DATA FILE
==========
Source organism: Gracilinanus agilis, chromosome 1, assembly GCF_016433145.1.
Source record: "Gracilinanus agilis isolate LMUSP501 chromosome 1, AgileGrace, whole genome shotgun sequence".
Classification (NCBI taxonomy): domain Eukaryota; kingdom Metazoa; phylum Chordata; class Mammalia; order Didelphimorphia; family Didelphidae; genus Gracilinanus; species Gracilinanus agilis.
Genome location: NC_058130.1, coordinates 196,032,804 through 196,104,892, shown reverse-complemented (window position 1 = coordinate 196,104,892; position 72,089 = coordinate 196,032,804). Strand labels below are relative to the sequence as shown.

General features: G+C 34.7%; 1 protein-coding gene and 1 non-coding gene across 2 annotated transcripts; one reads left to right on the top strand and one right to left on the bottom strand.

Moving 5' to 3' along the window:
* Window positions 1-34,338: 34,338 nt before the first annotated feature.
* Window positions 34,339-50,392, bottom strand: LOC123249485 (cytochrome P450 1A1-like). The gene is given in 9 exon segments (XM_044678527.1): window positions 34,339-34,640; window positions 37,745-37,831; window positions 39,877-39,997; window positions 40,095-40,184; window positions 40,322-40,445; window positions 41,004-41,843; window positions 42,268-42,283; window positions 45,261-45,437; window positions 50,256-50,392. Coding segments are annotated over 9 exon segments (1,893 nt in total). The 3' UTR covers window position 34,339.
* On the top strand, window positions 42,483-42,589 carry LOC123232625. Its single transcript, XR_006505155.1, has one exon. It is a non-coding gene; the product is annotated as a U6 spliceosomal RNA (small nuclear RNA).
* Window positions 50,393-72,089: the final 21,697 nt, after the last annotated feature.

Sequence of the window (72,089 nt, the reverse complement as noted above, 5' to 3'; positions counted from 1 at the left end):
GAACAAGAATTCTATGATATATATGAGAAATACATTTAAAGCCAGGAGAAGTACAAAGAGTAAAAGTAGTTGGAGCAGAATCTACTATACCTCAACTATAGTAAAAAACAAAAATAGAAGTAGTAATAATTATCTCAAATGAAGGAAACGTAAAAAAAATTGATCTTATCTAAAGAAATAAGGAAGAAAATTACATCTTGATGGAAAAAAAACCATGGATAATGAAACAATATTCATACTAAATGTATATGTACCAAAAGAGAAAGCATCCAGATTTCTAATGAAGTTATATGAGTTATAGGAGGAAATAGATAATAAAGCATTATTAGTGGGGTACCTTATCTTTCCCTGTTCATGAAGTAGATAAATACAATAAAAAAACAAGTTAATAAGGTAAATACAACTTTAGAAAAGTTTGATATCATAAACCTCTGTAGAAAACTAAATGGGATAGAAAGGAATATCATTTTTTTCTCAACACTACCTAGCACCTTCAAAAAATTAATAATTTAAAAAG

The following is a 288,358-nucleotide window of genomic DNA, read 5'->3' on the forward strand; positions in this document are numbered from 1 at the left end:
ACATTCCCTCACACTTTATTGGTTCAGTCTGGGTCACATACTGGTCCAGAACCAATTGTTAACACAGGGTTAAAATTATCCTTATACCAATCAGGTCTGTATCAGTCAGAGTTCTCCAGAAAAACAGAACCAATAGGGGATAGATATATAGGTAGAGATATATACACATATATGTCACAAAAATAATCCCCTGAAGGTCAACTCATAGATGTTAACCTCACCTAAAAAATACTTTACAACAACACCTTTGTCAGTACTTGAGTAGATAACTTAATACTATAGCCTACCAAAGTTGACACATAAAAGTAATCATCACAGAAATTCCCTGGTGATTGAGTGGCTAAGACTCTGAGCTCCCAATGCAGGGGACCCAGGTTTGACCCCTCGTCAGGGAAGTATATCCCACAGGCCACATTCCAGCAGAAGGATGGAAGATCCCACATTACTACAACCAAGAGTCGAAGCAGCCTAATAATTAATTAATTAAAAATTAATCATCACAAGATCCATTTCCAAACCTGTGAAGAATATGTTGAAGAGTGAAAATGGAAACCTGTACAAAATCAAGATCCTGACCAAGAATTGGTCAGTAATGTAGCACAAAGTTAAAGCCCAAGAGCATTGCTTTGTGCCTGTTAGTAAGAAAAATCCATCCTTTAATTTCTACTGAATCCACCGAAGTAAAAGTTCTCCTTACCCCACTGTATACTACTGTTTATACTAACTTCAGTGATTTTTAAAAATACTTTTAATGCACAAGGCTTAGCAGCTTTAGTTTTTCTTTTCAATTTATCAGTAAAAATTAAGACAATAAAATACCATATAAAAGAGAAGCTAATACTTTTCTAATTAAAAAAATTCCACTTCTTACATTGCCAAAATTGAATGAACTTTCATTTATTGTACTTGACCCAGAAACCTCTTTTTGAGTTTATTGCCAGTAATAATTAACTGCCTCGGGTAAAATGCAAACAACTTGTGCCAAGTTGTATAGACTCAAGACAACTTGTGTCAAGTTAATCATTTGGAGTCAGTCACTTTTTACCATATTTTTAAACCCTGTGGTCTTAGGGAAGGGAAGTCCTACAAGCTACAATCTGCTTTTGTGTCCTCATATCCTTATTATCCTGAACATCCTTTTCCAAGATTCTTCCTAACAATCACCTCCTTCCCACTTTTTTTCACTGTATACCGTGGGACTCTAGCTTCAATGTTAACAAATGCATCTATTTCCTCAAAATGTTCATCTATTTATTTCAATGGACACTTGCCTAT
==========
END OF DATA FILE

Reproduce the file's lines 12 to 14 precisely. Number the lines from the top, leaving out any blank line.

GAACAAGAATTCTATGATATATATGAGAAATACATTTAAAGCCAGGAGAAGTACAAAGAGTAAAAGTAGTTGGAGCAGAATCTACTATACCTCAACTATAGTAAAAAACAAAAATAGAAGTAGTAATAATTATCTCAAATGAAGGAAACGTAAAAAAAATTGATCTTATCTAAAGAAATAAGGAAGAAAATTACATCTTGATGGAAAAAAAACCATGGATAATGAAACAATATTCATACTAAATGTATATGTACCAAAAGAGAAAGCATCCAGATTTCTAATGAAGTTATATGAGTTATAGGAGGAAATAGATAATAAAGCATTATTAGTGGGGTACCTTATCTTTCCCTGTTCATGAAGTAGATAAATACAATAAAAAAACAAGTTAATAAGGTAAATACAACTTTAGAAAAGTTTGATATCATAAACCTCTGTAGAAAACTAAATGGGATAGAAAGGAATATCATTTTTTTCTCAACACTACCTAGCACCTTCAAAAAATTAATAATTTAAAAAG

The following is a 288,358-nucleotide window of genomic DNA, read 5'->3' on the forward strand; positions in this document are numbered from 1 at the left end:
ACATTCCCTCACACTTTATTGGTTCAGTCTGGGTCACATACTGGTCCAGAACCAATTGTTAACACAGGGTTAAAATTATCCTTATACCAATCAGGTCTGTATCAGTCAGAGTTCTCCAGAAAAACAGAACCAATAGGGGATAGATATATAGGTAGAGATATATACACATATATGTCACAAAAATAATCCCCTGAAGGTCAACTCATAGATGTTAACCTCACCTAAAAAATACTTTACAACAACACCTTTGTCAGTACTTGAGTAGATAACTTAATACTATAGCCTACCAAAGTTGACACATAAAAGTAATCATCACAGAAATTCCCTGGTGATTGAGTGGCTAAGACTCTGAGCTCCCAATGCAGGGGACCCAGGTTTGACCCCTCGTCAGGGAAGTATATCCCACAGGCCACATTCCAGCAGAAGGATGGAAGATCCCACATTACTACAACCAAGAGTCGAAGCAGCCTAATAATTAATTAATTAAAAATTAATCATCACAAGATCCATTTCCAAACCTGTGAAGAATATGTTGAAGAGTGAAAATGGAAACCTGTACAAAATCAAGATCCTGACCAAGAATTGGTCAGTAATGTAGCACAAAGTTAAAGCCCAAGAGCATTGCTTTGTGCCTGTTAGTAAGAAAAATCCATCCTTTAATTTCTACTGAATCCACCGAAGTAAAAGTTCTCCTTACCCCACTGTATACTACTGTTTATACTAACTTCAGTGATTTTTAAAAATACTTTTAATGCACAAGGCTTAGCAGCTTTAGTTTTTCTTTTCAATTTATCAGTAAAAATTAAGACAATAAAATACCATATAAAAGAGAAGCTAATACTTTTCTAATTAAAAAAATTCCACTTCTTACATTGCCAAAATTGAATGAACTTTCATTTATTGTACTTGACCCAGAAACCTCTTTTTGAGTTTATTGCCAGTAATAATTAACTGCCTCGGGTAAAATGCAAACAACTTGTGCCAAGTTGTATAGACTCAAGACAACTTGTGTCAAGTTAATCATTTGGAGTCAGTCACTTTTTACCATATTTTTAAACCCTGTGGTCTTAGGGAAGGGAAGTCCTACAAGCTACAATCTGCTTTTGTGTCCTCATATCCTTATTATCCTGAACATCCTTTTCCAAGATTCTTCCTAACAATCACCTCCTTCCCACTTTTTTTCACTGTATACCGTGGGACTCTAGCTTCAATGTTAACAAATGCATCTATTTCCTCAAAATGTTCATCTATTTATTTCAATGGACACTTGCCTAT